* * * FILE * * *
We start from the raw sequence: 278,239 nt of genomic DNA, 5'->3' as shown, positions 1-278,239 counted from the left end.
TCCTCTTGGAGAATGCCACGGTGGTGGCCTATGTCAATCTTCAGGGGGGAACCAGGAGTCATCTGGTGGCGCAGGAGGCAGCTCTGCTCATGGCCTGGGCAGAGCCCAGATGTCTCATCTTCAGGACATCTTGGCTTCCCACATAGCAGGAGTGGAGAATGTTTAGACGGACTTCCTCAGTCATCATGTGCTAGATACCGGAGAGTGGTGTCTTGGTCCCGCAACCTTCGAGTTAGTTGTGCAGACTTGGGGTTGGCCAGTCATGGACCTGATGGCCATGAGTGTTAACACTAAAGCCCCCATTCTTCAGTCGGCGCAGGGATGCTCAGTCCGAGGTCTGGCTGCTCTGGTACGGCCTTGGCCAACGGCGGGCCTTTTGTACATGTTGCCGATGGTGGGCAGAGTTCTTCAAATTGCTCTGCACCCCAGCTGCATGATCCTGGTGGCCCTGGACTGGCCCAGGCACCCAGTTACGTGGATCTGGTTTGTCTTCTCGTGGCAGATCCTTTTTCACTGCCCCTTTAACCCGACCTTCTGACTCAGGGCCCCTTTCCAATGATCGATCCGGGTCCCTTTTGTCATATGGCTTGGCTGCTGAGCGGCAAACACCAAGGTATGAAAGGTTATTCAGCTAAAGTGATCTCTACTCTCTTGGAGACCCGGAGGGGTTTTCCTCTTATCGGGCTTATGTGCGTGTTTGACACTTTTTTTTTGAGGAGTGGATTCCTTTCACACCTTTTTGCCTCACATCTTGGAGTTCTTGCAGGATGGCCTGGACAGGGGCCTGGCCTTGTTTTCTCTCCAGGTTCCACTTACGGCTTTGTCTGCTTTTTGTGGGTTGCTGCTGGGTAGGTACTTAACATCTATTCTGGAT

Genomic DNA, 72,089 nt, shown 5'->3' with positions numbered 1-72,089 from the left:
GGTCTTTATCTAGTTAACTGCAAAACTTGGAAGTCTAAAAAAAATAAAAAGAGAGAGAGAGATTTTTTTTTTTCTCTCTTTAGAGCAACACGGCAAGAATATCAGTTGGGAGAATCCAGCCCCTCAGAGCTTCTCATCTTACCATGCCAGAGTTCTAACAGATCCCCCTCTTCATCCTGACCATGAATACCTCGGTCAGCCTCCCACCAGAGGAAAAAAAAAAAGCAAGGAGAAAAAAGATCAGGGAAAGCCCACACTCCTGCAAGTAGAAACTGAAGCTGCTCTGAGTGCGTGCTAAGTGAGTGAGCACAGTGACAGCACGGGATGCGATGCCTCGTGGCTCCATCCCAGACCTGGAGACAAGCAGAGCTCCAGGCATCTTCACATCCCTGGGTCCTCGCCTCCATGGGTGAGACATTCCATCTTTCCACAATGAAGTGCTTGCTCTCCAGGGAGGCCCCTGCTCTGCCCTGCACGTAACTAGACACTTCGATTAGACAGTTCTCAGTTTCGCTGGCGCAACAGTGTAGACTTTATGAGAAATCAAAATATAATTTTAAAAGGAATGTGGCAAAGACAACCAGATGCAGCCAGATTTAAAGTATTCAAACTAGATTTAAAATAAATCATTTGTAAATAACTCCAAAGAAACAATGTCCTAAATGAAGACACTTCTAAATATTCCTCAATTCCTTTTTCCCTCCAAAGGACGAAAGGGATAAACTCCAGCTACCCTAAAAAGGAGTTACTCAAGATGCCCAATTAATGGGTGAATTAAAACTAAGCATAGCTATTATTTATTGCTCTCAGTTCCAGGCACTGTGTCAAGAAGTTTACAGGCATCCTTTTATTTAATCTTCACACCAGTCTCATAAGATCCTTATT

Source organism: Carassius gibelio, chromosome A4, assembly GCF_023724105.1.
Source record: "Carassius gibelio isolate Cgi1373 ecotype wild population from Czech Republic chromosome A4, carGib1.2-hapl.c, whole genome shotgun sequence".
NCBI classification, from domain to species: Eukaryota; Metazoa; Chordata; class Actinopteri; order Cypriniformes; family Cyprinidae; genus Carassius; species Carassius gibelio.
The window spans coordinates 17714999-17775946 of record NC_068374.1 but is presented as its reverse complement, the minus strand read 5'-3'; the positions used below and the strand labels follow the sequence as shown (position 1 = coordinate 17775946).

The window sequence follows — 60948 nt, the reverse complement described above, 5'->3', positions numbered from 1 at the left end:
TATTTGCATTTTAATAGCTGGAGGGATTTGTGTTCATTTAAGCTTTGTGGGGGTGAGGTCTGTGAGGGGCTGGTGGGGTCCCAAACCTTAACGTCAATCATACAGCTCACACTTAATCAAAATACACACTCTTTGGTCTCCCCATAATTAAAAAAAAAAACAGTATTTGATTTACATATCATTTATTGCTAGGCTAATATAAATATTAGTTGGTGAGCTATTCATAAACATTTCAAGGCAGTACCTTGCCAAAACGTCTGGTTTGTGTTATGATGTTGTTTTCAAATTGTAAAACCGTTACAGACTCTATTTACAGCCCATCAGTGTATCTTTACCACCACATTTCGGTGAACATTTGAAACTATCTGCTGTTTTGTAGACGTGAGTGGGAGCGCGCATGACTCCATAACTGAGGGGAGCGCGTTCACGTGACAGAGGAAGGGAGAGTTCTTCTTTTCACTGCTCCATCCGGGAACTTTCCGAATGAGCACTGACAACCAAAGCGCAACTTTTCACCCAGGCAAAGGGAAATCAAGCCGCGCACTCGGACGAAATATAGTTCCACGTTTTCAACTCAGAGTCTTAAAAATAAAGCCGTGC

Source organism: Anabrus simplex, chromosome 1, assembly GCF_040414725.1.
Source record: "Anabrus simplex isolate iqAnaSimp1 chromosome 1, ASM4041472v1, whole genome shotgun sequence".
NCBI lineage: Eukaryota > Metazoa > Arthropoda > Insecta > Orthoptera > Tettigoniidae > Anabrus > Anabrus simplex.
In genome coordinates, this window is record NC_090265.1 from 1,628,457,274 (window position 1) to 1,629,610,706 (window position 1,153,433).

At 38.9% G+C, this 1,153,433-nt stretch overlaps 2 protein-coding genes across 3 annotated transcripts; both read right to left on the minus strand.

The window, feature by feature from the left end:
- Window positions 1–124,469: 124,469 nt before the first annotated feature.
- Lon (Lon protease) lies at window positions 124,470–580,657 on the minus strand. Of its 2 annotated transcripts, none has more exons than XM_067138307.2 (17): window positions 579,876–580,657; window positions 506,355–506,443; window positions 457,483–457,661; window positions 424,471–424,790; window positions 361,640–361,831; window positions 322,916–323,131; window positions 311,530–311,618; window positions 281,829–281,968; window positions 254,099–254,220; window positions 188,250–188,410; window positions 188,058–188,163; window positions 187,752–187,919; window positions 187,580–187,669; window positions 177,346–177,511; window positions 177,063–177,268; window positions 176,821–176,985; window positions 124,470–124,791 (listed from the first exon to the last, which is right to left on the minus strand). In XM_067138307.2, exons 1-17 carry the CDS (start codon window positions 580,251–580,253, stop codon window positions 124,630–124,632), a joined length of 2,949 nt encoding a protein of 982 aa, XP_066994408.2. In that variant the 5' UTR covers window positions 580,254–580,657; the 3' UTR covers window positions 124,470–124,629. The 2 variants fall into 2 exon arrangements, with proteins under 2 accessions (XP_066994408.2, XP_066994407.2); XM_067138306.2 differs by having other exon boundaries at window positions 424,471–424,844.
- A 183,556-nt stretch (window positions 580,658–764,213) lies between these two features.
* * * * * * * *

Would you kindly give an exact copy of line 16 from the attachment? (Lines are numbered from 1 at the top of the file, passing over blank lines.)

The window, feature by feature from the left end: